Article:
When you’re trying to fix something, it helps to have that thing right in front of you. For NASA engineers, that’s often not possible, and when something goes wrong with a rover, satellite, or space probe, they have to figure out the problem and tell the high-tech machines what to do to make themselves right again. It’s a tricky process, but NASA has gotten pretty darn good at it over the years.

The latest example of those incredible skills came this week when the aging Voyager 2 probe started acting a bit, well, odd. The spacecraft failed to carry out a maneuver as planned and the glitch triggered the spacecraft’s fault detection software, alerting NASA that something went wrong.

Voyager 2, which was launched way back in 1977, is billions of miles from Earth, meaning that commands issued from NASA take a while to arrive at their destination. With the fault detection software shutting down Voyager 2’s science instruments, NASA engineers sprang into action and began sussing out what went wrong.

In its previous update, NASA explained that it had successfully powered down one of the systems that were acting up and even managed to reboot some of the science instruments that had shut down. It wasn’t yet gathering new data, but in its most recent update, it seems that has changed.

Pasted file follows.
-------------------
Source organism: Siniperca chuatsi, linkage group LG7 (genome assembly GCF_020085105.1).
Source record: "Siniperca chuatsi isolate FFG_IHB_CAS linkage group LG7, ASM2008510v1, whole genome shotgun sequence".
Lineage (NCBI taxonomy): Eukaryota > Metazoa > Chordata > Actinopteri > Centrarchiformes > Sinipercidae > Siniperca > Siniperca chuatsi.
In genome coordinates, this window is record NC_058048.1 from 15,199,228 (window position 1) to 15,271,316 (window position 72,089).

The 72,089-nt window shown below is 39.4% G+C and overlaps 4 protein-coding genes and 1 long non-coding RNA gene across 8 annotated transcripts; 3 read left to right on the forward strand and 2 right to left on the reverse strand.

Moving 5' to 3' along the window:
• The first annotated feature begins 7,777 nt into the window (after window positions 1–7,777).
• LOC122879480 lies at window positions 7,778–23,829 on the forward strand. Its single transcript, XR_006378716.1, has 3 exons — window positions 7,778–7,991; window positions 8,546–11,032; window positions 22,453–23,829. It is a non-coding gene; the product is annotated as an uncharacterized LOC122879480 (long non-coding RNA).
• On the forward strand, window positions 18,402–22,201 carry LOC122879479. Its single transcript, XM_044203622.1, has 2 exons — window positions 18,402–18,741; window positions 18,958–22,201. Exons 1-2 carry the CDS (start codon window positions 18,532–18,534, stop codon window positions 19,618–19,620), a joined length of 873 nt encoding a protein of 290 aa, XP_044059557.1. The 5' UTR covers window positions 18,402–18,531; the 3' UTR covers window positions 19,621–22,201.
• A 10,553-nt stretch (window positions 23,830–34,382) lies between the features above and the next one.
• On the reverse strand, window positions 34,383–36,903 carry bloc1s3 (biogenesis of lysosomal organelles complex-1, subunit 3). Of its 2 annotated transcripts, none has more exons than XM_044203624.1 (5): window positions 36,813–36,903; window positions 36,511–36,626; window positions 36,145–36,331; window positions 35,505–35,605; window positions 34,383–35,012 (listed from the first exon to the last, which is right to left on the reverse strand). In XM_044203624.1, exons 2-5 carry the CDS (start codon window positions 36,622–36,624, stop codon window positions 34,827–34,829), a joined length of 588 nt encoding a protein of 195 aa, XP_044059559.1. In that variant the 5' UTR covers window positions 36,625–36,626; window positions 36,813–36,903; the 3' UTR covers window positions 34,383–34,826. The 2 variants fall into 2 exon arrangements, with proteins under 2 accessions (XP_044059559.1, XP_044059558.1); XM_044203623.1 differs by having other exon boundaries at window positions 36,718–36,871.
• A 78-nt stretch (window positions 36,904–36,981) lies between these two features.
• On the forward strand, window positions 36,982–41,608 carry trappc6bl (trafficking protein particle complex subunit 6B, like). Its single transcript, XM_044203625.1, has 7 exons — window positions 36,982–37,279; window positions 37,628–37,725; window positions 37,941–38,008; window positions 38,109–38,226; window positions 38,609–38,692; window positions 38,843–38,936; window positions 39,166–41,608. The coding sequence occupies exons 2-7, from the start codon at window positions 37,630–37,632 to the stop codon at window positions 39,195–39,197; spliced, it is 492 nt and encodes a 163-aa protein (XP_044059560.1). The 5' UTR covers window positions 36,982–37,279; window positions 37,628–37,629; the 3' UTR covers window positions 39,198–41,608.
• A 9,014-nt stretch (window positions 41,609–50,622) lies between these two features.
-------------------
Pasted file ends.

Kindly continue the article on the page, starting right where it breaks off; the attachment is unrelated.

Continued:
“Mission operators report that Voyager 2 continues to be stable and that communications between Earth and the spacecraft are good,” NASA explains in a new update posted on February 5th. “The spacecraft has resumed taking science data, and the science teams are now evaluating the health of the instruments following their brief shutoff.”

That’s obviously great news, but it’s also a reminder of just how incredible the technology of Voyager 2 is. We’re talking about a machine that was built in the 1970s, and it’s still up and running today, returning valuable data as it escapes our solar system and flies headlong into the great unknown.

Mike Wehner has reported on technology and video games for the past decade, covering breaking news and trends in VR, wearables, smartphones, and future tech. Most recently, Mike served as Tech Editor at The Daily Dot, and has been featured in USA Today, Time.com, and countless other web and print outlets. His love of reporting is second only to his gaming addiction.